Independent Learning

Throughout the alma mater that is school, children are taught and encouraged to develop their learning skills, in order to grow up to be competent, well rounded and, even though we don’t like to admit it, highly employable individuals. A big part of becoming such a personage is that children must be taught how to be independent learners. Of course, some parents find it easier (or more comfortable) to guide their child in every task that they complete but it is important to remember the bigger picture; the child must learn to show initiative and be self-motivated to learn in order to succeed. 

What is independent learning?


Independent learning, also known as self-regulated learning, is not about leaving the child to its own devices in the hope that they figure out biomechanics all by themselves. To make your life easier, academics have exhausted the theories and tools necessary to guide your child into the ‘independent learning ‘r’ us’ world.   

Tools needed

The basis of successful independent learning stems from understanding how one learns. Meyer et al., 2008 suggest that children learn through a mixture of cognitive - memory, attention and problem solving; metacognitive - the ability to recognise how one learns and the people who enable them to learn in this way;  and affective skills - motivation is considered to be a priority here and is thought to be a leader in independent learning, as well as an outcome of it. It is therefore important too for the parent to be an enabling agent, encouraging memory training (practising times tables) and aiding in creating an environment that promotes independence and motivates to keep on exploring.

The impact

Being an independent learner allows the child to increase academic performance and grow in confidence. Such motivation allows the child to take responsibility for his own learning and subsequently, enjoy the full glory of success and achievement. The child must be able to see how their learning at school applies to everyday life. For example, when practising counting, involve your child in helping to count the items on this week’s shopping list.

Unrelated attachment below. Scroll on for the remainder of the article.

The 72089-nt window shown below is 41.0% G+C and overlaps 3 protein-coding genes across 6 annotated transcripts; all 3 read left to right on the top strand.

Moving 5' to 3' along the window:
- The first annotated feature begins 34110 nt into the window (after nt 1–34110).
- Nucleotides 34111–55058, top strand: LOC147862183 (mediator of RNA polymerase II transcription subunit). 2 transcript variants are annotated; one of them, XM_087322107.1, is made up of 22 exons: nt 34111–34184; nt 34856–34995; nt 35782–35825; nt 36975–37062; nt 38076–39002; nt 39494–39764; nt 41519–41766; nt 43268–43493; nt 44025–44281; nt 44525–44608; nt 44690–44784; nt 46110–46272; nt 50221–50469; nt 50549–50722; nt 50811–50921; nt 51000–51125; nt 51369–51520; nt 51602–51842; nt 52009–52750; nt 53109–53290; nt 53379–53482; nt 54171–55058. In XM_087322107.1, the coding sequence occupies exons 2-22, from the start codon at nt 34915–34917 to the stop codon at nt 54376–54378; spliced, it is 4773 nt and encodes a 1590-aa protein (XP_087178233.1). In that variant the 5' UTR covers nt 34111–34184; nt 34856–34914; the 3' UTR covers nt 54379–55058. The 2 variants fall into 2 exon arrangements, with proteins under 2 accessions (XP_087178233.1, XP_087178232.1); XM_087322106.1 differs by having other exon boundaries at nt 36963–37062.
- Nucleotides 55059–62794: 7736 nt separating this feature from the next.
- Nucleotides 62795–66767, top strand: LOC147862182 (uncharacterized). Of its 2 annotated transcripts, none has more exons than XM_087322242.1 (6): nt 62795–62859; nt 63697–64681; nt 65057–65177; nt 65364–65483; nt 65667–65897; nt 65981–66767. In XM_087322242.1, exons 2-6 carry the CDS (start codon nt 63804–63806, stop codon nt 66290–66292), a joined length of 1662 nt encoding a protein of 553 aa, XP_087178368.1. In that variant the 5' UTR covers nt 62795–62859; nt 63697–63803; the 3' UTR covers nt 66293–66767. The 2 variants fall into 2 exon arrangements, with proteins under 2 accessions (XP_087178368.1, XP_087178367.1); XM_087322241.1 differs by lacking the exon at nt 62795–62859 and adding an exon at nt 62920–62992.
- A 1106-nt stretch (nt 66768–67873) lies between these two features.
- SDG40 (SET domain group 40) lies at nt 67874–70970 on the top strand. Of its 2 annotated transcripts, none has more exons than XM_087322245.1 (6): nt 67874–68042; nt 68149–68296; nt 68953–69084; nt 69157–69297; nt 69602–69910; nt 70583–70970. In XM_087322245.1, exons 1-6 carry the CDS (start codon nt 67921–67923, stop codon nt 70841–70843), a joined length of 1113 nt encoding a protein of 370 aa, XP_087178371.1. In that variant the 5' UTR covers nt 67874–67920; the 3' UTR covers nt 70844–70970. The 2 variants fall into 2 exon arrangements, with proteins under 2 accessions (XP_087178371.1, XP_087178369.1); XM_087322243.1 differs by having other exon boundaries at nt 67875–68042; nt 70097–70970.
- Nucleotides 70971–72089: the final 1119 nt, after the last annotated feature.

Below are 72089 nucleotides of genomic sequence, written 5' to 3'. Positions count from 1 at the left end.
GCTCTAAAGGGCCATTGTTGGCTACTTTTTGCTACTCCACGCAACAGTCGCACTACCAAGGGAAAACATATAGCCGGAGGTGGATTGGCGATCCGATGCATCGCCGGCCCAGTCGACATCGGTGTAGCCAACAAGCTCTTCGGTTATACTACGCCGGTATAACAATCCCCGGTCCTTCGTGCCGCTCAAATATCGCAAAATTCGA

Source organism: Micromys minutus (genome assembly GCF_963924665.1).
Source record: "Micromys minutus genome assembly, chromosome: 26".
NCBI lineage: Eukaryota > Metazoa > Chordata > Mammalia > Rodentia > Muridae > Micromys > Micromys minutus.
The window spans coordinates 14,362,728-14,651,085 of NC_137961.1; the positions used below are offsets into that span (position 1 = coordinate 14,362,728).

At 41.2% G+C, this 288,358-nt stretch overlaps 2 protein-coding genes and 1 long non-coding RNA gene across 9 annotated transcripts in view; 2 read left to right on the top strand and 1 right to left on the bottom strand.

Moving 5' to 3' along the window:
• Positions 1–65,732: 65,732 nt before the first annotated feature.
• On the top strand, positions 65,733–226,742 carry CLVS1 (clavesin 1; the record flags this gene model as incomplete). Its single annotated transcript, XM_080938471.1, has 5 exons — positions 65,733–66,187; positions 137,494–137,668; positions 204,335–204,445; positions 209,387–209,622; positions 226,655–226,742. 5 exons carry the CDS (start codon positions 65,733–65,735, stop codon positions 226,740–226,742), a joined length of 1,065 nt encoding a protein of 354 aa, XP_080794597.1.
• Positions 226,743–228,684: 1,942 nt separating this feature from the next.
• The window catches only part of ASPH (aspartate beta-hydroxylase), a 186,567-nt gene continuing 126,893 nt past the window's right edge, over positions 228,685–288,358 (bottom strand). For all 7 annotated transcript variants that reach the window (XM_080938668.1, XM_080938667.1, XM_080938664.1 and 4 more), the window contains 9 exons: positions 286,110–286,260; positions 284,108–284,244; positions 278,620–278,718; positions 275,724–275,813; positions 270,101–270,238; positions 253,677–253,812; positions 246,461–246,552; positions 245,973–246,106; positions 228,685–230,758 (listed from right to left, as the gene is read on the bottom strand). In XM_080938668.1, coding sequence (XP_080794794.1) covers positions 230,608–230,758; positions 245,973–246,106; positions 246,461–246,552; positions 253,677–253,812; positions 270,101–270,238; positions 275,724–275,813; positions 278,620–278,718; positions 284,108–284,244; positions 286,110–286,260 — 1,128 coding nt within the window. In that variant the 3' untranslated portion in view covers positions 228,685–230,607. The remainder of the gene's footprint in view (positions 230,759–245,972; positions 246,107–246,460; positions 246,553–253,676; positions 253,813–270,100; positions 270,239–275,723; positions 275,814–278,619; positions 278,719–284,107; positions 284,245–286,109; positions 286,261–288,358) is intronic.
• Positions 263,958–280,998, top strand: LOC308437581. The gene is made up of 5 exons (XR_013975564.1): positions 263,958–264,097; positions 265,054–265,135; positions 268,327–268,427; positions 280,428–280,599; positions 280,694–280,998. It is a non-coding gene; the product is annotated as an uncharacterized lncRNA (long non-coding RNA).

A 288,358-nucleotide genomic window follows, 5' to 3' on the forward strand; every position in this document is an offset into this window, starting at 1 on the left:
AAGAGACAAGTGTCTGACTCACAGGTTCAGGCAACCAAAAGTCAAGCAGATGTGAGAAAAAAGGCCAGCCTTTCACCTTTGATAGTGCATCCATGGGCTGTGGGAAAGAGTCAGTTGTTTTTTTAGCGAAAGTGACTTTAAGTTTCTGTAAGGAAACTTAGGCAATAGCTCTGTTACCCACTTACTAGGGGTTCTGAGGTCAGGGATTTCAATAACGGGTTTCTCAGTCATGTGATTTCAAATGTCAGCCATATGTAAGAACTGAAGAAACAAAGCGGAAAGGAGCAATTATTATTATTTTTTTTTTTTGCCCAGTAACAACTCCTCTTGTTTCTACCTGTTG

Help your child to help themselves

Whether it’s English or Maths, it is the parents’ and teachers’ responsibility to create a relaxed learning environment. In this way, a child is free to explore, subsequently making them curious about words, numbers and those much needed effective interaction skills. This then means that a child grows curious and the parent can feed such curiosity by surrounding the child with a variety of books and interactive games. 


A parent needs to approach the child’s learning in the way that Bruner (1957) suggested all those years ago: suggestion is a good way to help a child learn; we must create an environment in which the child feels pleasure and comfort from learning. The parent is only present to facilitate the transition from simple to more complex concepts. Eventually, the child will have enough cognitive skills to approach new and more complex challenges on their own.

Praise process, not achievement

We often forget the reason why children learn in the first place (no, no it’s not for good grades), and thus create unnecessary pressure. In order for the learning environment to remain interesting, the parent must relieve the child of the pressure of grades. Often, parents praise the child for solving a mathematical problem or writing an excellent essay. The important element here is the process - if the child gets the problem wrong, the parent or teacher must encourage them to try again. Eventually, the child will figure out the correct answer, which will lead them to a great sense of pride, as well as being motivated to tackle, not turn down, difficult tasks. This is all because they have seen the product of their hard work and this, of course, is the ultimate praise.